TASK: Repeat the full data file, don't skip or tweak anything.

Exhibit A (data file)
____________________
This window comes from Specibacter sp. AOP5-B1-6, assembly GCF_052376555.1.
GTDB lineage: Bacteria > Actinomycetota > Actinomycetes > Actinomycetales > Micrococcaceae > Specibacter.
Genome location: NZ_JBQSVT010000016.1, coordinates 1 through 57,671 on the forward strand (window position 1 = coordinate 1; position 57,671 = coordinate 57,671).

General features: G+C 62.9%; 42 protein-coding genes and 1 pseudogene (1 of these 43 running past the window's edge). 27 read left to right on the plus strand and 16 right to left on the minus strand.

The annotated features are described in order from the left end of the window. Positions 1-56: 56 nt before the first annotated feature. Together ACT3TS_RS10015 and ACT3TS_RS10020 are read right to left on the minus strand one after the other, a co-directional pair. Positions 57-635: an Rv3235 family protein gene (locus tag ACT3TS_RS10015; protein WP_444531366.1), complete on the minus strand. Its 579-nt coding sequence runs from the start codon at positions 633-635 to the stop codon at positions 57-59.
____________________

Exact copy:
This window comes from Specibacter sp. AOP5-B1-6, assembly GCF_052376555.1.
GTDB lineage: Bacteria > Actinomycetota > Actinomycetes > Actinomycetales > Micrococcaceae > Specibacter.
Genome location: NZ_JBQSVT010000016.1, coordinates 1 through 57,671 on the forward strand (window position 1 = coordinate 1; position 57,671 = coordinate 57,671).

General features: G+C 62.9%; 42 protein-coding genes and 1 pseudogene (1 of these 43 running past the window's edge). 27 read left to right on the plus strand and 16 right to left on the minus strand.

The annotated features are described in order from the left end of the window. Positions 1-56: 56 nt before the first annotated feature. Together ACT3TS_RS10015 and ACT3TS_RS10020 are read right to left on the minus strand one after the other, a co-directional pair. Positions 57-635: an Rv3235 family protein gene (locus tag ACT3TS_RS10015; protein WP_444531366.1), complete on the minus strand. Its 579-nt coding sequence runs from the start codon at positions 633-635 to the stop codon at positions 57-59.